I've got your back

Moira Sinclair // CEO Paul Hamlyn Foundation

I've got your back. What does it actually mean? Surely it's a phrase intended to reassure a friend or colleague of our support, to say that we're trustworthy and can be relied on - we'll be there when it matters.

What happens when this becomes a part of the culture in which we work? Or even, as happens at some workplaces, if we not only say it but write it down into a workplace charter (watch the clip), Then there is no doubt as to our responsibility to one another. I've got your back – you've got my back.

A simple and energising way to say “I trust you”.

Might saying it out loud – creating the time and space at work to talk about trust – begin to change things? “I've got your back” says we have team mates that care about us and our work.

How different might it be to work in a place where trust is written into the culture and DNA of our teams and organisations?


We have a charter as a senior leadership team and it talks about the way in which we're going to behave with each other it. It actually says we have each other's backs and I think stating those things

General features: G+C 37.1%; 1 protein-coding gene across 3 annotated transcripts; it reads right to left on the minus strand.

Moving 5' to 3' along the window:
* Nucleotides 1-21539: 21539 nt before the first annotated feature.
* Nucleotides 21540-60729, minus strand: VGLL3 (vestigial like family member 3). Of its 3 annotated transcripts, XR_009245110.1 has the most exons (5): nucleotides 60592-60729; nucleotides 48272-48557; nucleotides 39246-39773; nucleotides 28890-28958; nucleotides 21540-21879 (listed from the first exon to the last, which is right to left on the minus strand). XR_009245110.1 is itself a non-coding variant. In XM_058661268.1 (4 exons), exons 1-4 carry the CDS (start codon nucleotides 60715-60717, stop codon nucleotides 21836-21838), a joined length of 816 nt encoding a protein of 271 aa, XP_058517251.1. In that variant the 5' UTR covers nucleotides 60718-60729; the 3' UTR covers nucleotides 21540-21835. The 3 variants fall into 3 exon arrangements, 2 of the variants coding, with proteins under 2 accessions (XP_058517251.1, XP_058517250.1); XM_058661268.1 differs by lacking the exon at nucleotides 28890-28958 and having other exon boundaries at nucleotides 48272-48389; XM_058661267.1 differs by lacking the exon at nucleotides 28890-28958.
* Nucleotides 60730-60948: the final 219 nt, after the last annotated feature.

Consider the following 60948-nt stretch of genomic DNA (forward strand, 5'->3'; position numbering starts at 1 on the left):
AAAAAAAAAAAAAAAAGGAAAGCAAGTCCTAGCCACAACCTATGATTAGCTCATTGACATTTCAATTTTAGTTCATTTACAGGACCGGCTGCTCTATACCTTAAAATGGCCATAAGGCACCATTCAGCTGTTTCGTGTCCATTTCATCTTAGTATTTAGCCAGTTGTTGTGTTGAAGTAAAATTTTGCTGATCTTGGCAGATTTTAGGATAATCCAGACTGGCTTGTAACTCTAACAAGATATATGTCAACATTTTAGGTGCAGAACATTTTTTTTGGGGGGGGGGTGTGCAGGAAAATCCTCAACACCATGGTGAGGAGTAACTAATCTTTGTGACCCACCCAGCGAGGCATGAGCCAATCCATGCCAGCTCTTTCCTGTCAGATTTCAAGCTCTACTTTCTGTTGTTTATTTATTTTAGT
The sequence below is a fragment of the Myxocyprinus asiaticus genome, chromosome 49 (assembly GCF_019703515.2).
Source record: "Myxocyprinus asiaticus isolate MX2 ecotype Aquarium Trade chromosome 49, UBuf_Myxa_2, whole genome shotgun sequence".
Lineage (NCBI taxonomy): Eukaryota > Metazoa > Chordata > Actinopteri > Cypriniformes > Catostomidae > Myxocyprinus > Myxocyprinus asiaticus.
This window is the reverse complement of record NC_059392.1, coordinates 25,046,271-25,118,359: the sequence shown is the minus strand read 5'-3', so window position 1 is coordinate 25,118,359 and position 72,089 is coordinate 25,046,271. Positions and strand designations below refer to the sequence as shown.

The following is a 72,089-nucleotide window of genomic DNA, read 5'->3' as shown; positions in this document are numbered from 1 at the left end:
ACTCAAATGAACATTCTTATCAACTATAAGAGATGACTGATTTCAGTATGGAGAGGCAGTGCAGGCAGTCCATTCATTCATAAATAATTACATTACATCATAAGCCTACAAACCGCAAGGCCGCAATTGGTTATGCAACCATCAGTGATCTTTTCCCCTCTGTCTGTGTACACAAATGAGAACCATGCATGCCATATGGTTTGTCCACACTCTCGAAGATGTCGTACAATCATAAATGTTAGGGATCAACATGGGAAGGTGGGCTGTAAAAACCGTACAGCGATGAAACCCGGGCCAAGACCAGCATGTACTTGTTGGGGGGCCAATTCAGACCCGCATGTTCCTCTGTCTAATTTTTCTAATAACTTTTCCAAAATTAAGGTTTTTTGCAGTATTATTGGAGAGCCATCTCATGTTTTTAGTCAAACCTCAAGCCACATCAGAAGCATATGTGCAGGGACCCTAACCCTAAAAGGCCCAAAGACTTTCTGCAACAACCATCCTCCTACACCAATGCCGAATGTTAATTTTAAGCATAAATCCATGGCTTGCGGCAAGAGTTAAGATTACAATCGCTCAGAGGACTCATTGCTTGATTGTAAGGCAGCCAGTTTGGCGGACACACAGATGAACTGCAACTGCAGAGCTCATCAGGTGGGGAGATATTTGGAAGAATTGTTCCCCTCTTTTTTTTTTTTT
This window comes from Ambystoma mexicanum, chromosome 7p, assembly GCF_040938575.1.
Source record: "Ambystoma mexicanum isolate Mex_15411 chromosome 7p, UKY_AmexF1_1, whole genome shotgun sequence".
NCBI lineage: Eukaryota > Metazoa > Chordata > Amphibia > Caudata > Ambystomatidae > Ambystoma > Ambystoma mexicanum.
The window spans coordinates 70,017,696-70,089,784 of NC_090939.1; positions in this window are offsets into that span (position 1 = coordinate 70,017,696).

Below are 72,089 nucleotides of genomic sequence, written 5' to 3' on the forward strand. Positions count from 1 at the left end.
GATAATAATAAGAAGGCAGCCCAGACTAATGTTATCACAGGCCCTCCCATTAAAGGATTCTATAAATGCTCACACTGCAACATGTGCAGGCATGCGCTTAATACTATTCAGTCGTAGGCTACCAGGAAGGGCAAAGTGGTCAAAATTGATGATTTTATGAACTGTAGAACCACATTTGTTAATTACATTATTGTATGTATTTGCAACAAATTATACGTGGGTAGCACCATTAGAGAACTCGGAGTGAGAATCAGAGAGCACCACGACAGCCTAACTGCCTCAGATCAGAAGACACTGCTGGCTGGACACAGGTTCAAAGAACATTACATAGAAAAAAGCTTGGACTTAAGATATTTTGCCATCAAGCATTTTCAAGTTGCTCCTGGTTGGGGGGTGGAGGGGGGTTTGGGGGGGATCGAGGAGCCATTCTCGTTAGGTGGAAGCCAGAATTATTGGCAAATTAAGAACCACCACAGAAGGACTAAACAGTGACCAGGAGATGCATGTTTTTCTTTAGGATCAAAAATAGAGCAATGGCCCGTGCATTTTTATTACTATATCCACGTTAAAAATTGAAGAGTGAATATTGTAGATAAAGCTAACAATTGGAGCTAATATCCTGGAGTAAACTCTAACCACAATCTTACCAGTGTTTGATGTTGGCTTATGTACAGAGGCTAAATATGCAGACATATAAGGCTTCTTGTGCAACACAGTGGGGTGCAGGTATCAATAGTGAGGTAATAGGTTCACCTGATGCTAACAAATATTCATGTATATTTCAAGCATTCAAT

can be quite helpful for teams and individuals as well because you know you're putting a stake in the ground you're saying this is what this is the kind of organization and culture that we want to create here.

I think it's really difficult to talk about some of those things in a work context as well. I think it's partly this sort of British reserve apart from anything else but the people these people are not your family - they are your colleagues they're your professional peers and yet you spend so much time with them and we I think we struggle to find a language that encompasses that.

So a lot gets on set as it does in any dynamic you know personal dynamic the more you can out that the better and the more you can talk about culture actually that I think the better as well and we're quite explicit about those things. We have a set of values that we share across the organisation.

They're written into our grant-making so the way that we do business externally is reflected in the way I hope we do business internally. It doesn't mean we're perfect but it does mean that people have something in front of them that they can hold us to account to as well which i think is important.

They can measure they can measure us against – in a in a positive way - not as a negative. But actually are we achieving as much as we might do are we really hitting those values in the way that we think we could.

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